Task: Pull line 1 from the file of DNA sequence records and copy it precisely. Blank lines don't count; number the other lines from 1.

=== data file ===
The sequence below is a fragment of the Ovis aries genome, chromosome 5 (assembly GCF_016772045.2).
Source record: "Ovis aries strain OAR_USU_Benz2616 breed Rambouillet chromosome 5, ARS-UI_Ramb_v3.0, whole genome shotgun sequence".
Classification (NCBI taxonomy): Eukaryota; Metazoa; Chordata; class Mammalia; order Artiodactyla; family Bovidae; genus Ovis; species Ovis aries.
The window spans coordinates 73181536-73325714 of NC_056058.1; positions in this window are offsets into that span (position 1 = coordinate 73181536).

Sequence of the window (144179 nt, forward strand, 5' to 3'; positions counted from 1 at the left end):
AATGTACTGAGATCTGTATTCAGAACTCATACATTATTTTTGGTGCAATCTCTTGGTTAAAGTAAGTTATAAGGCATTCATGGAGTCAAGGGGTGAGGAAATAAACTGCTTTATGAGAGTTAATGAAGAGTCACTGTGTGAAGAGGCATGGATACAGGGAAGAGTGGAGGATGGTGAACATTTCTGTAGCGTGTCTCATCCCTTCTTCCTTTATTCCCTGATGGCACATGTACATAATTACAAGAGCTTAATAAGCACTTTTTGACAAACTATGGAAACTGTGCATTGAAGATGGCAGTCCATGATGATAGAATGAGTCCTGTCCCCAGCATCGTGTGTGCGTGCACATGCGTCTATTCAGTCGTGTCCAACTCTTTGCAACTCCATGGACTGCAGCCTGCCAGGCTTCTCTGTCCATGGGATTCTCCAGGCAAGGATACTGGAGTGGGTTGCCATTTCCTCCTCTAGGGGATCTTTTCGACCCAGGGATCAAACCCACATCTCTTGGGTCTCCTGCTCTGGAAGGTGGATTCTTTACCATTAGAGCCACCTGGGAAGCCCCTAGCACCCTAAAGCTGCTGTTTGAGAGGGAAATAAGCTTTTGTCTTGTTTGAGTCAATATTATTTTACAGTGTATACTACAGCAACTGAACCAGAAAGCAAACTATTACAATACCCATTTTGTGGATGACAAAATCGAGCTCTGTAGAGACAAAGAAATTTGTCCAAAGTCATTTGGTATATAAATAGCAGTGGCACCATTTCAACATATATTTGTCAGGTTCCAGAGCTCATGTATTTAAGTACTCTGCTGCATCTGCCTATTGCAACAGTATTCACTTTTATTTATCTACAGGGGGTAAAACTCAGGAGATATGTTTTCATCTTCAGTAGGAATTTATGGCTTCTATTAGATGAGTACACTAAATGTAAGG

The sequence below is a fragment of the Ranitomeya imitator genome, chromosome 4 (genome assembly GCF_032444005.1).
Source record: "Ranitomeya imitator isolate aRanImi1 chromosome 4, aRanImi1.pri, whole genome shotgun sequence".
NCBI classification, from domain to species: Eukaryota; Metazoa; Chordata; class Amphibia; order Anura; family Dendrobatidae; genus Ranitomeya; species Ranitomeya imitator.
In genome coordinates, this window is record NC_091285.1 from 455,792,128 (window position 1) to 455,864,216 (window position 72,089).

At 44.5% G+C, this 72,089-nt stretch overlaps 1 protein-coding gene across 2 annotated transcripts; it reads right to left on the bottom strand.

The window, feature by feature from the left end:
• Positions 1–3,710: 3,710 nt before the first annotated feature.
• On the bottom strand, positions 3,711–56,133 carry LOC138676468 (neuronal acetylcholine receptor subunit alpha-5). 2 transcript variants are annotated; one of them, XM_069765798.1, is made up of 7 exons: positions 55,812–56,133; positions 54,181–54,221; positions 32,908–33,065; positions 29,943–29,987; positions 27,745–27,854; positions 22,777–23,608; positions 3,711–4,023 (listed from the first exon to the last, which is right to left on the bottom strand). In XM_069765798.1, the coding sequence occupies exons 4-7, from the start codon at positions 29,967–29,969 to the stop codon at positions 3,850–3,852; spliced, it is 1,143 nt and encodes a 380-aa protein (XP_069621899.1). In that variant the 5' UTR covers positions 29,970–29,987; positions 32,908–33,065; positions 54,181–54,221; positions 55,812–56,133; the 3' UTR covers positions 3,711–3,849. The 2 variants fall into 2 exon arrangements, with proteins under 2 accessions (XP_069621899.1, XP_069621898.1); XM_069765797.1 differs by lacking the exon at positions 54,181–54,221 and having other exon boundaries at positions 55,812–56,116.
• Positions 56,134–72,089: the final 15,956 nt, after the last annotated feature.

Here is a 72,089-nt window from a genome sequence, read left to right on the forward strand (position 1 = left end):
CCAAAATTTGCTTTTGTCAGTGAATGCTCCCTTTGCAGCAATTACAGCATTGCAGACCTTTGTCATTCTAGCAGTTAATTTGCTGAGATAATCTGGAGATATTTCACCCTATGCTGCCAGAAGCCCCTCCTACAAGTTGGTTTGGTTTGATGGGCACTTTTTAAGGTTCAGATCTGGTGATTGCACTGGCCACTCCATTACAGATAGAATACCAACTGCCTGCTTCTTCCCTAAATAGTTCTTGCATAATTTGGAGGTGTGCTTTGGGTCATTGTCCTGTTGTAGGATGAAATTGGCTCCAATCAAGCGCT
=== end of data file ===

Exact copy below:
The sequence below is a fragment of the Ovis aries genome, chromosome 5 (assembly GCF_016772045.2).